Just to clarify, the difference between being pro-business and pro-market is categorical. A politician who is a “friend of business” is exactly that, a guy who does favors for his friends. A politician who is pro-market is a referee who will refuse to help protect his friends (or anyone else) from competition unless the competitors have broken the rules. The friend of business supports industry-specific or even business-specific loans, grants, tariffs, or tax breaks. The pro-market referee opposes special treatment for anyone.
Politically, the reason the lines get blurry in good times and bad is that in a boom, the economic pie is growing fast enough that the friend and his competitor alike can prosper. In bad times, when politicians are desperate to get the economy going, no one in Washington wants to seem like an enemy of the “job creators.”
Goldberg is absolutely right about the difference being categorical. As economist Arnold Kling has helpfully outlined, support/opposition to markets and business gives us four categories:
Consider the following matrix:
Pro-Business Anti-Business Pro-Market Anti-Market
The point is that there really are four separate categories, not just the two pro’s and the two anti’s. On health care reform and bank regulation, I would argue that the Obama Administration is trying to be pro-business and anti-market. The wonks do not trust markets at all, and they think they can do a better job of regulating them. But they are more than willing to keep big business interests happy.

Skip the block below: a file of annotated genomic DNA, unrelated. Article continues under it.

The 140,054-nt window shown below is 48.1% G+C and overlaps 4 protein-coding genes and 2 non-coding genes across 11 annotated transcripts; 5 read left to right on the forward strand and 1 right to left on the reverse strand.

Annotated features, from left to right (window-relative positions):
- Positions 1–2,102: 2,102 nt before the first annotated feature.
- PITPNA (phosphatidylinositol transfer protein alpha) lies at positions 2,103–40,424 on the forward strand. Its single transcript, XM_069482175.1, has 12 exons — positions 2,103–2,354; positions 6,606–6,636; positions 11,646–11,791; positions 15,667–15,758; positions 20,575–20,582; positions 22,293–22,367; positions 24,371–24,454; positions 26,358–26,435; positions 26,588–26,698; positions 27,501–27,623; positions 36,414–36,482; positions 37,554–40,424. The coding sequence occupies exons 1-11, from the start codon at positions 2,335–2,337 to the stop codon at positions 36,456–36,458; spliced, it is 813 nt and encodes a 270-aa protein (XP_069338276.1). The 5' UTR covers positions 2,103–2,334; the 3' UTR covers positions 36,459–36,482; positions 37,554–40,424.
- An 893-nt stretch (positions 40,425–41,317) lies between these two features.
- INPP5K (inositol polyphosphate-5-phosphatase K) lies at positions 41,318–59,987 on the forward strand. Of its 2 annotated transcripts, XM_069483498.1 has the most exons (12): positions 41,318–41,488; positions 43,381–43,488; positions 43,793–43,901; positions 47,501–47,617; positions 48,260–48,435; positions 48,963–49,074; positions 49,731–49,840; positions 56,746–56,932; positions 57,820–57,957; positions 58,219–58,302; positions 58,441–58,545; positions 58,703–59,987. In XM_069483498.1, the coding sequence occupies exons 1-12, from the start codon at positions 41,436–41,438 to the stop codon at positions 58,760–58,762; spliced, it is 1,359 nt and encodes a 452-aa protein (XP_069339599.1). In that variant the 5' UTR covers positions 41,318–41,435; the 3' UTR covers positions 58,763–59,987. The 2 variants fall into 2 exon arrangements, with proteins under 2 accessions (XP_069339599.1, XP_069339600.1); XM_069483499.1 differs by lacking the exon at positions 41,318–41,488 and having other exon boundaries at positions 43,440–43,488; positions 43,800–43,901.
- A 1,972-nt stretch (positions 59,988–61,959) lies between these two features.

An important point is that well-established businesses do not trust markets either. The last thing that a well-established business wants to see is a free market. What it wants is a regulated market that keeps competitors at bay. The people who benefit from free markets are small entrepreneurs and, above all, consumers.
Many people are initially surprised to find that being pro-market does not mean being pro-business and being anti-market does not require being anti-business. The general assumption is that those positions conflict, though upon reflection it becomes obvious there’s no necessary reason that they would. Similarly , it’s also possible to be anti-business and anti-market. But is it possible to consistently pro-market and pro-business?
Goldberg seems to be saying that it’s not possible to be both. I would like to disagree but I’m having a difficult time convincing myself that it is actually possible to be both at the same time. You could hold a hybrid position, such as “I’m pro-business until it conflicts with being pro-market.” But that compromise seems to be similar to the pro-market/anti-business position.
What do you think? Is it possible — in real world situations — to consistently and equally be both pro-business and pro-market at the same time?